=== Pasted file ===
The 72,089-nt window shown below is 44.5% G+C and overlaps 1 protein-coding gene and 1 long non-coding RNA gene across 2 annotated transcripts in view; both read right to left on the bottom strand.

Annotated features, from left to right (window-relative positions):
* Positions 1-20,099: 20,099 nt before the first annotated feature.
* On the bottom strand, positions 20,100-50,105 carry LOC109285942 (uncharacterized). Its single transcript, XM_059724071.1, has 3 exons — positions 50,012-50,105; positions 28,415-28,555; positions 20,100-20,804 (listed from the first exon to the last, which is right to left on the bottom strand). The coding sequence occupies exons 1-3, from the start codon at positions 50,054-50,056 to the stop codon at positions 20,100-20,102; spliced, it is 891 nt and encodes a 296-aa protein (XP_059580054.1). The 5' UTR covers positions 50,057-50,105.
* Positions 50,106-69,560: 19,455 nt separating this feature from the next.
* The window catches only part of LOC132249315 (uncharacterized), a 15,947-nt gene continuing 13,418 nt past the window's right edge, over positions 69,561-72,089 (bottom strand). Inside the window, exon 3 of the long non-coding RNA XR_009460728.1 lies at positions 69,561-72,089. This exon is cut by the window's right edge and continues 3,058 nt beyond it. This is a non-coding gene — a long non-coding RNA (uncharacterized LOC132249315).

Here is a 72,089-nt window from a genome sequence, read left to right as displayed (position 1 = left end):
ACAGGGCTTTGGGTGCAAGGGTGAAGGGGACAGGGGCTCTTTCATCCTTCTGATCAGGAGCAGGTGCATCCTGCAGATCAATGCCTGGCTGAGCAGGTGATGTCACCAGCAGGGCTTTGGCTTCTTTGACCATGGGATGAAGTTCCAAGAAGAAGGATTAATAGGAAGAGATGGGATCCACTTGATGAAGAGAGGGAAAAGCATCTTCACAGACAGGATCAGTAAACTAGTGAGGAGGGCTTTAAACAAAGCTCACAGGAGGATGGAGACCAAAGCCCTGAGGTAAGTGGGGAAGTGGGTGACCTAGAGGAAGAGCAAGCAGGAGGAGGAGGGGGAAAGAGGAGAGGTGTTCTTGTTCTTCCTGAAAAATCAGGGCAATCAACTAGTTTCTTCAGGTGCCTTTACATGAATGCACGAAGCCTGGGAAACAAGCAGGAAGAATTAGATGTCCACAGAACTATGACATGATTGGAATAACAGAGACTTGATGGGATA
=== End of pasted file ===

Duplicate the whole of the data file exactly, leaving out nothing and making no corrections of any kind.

The 72,089-nt window shown below is 44.5% G+C and overlaps 1 protein-coding gene and 1 long non-coding RNA gene across 2 annotated transcripts in view; both read right to left on the bottom strand.

Annotated features, from left to right (window-relative positions):
* Positions 1-20,099: 20,099 nt before the first annotated feature.
* On the bottom strand, positions 20,100-50,105 carry LOC109285942 (uncharacterized). Its single transcript, XM_059724071.1, has 3 exons — positions 50,012-50,105; positions 28,415-28,555; positions 20,100-20,804 (listed from the first exon to the last, which is right to left on the bottom strand). The coding sequence occupies exons 1-3, from the start codon at positions 50,054-50,056 to the stop codon at positions 20,100-20,102; spliced, it is 891 nt and encodes a 296-aa protein (XP_059580054.1). The 5' UTR covers positions 50,057-50,105.
* Positions 50,106-69,560: 19,455 nt separating this feature from the next.
* The window catches only part of LOC132249315 (uncharacterized), a 15,947-nt gene continuing 13,418 nt past the window's right edge, over positions 69,561-72,089 (bottom strand). Inside the window, exon 3 of the long non-coding RNA XR_009460728.1 lies at positions 69,561-72,089. This exon is cut by the window's right edge and continues 3,058 nt beyond it. This is a non-coding gene — a long non-coding RNA (uncharacterized LOC132249315).

Here is a 72,089-nt window from a genome sequence, read left to right as displayed (position 1 = left end):
ACAGGGCTTTGGGTGCAAGGGTGAAGGGGACAGGGGCTCTTTCATCCTTCTGATCAGGAGCAGGTGCATCCTGCAGATCAATGCCTGGCTGAGCAGGTGATGTCACCAGCAGGGCTTTGGCTTCTTTGACCATGGGATGAAGTTCCAAGAAGAAGGATTAATAGGAAGAGATGGGATCCACTTGATGAAGAGAGGGAAAAGCATCTTCACAGACAGGATCAGTAAACTAGTGAGGAGGGCTTTAAACAAAGCTCACAGGAGGATGGAGACCAAAGCCCTGAGGTAAGTGGGGAAGTGGGTGACCTAGAGGAAGAGCAAGCAGGAGGAGGAGGGGGAAAGAGGAGAGGTGTTCTTGTTCTTCCTGAAAAATCAGGGCAATCAACTAGTTTCTTCAGGTGCCTTTACATGAATGCACGAAGCCTGGGAAACAAGCAGGAAGAATTAGATGTCCACAGAACTATGACATGATTGGAATAACAGAGACTTGATGGGATA